Indians are a sentimental lot, and more so when it comes to the yellow metal. But for some time now, higher gold prices have taken a toll on demand.
According to a World Gold Council report released last month, world jewellery demand for the March quarter declined by 6% on a year-on-year (y-o-y) basis to 519.8 tonnes. “Looking at jewellery demand across the individual markets, demand was weaker y-o-y in all but six countries, with India largely responsible for the decline (19% decrease in demand in the March quarter),” the report said.
According to a World Gold Council report released last month, world jewellery demand for the March quarter declined to 519.8 tonnes. Mint’s Pallavi Pengonda says Indian consumer shying away from gold purchases is bad news for Titan Industries and is reflecting in the company’s financials.
While the Indian consumer is shying away from gold purchases, this is obviously bad news for Titan Industries Ltd and is reflecting in the company’s financials. To be fair, Titan has done comparatively better in the March quarter—its jewellery business volumes fell by 7% on a y-o-y basis. But for three quarters now, the company’s jewellery business volumes have been weak.
At the same time, higher gold prices boosted value growth, resulting in 30% increase in jewellery business revenue in the March quarter. This business formed 78% of Titan’s revenue in the March quarter.
While that offers comfort, analysts suspect revenue growth will start to taper off around the second half of this fiscal year. What could arrest the slowdown in revenue growth to some extent is that the company is expanding and intends to open more stores in its jewellery and watch (its second major segment) businesses.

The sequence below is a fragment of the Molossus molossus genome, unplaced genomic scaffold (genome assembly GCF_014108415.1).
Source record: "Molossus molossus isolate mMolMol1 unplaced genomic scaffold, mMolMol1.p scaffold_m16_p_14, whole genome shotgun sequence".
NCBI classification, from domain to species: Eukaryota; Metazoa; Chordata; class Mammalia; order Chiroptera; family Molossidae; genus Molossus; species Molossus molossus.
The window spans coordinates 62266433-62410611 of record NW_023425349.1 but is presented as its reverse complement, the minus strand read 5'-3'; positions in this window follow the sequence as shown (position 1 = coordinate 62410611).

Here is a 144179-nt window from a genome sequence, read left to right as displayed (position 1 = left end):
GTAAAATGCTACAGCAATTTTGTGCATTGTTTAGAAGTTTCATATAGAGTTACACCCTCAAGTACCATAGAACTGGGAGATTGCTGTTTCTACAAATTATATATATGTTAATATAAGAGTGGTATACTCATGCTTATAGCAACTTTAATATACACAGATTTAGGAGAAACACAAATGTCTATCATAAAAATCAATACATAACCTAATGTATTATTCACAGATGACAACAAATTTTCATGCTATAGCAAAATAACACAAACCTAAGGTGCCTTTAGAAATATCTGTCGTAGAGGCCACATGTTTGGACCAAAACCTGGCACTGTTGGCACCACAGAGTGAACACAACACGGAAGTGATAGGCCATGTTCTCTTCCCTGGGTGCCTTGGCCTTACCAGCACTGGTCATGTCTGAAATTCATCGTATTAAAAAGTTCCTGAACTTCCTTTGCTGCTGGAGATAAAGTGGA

Operating profit margins are expected to be under pressure in the short run because of roll-out costs. But in the long run, the expansion would drive growth and Titan would be better placed when the macroeconomic scenario revives.
Titan’s watch business had performed comparatively better than the jewellery business in the March quarter. However, the watch business outlook in the short term is not particularly exciting. One reason is the depreciation of the rupee, which will lead to higher import costs. Also, the economic slump is beginning to affect the consumer, too.
After underperforming the benchmark Sensex index in the December quarter, the Titan stock has outperformed since the beginning of this calendar year. At Rs 218, the stock trades at 26 times its estimated earnings for the current fiscal year. Valuations appear steep considering the concerns on both major businesses in the short run.
Also See | Quarterly performance (PDF)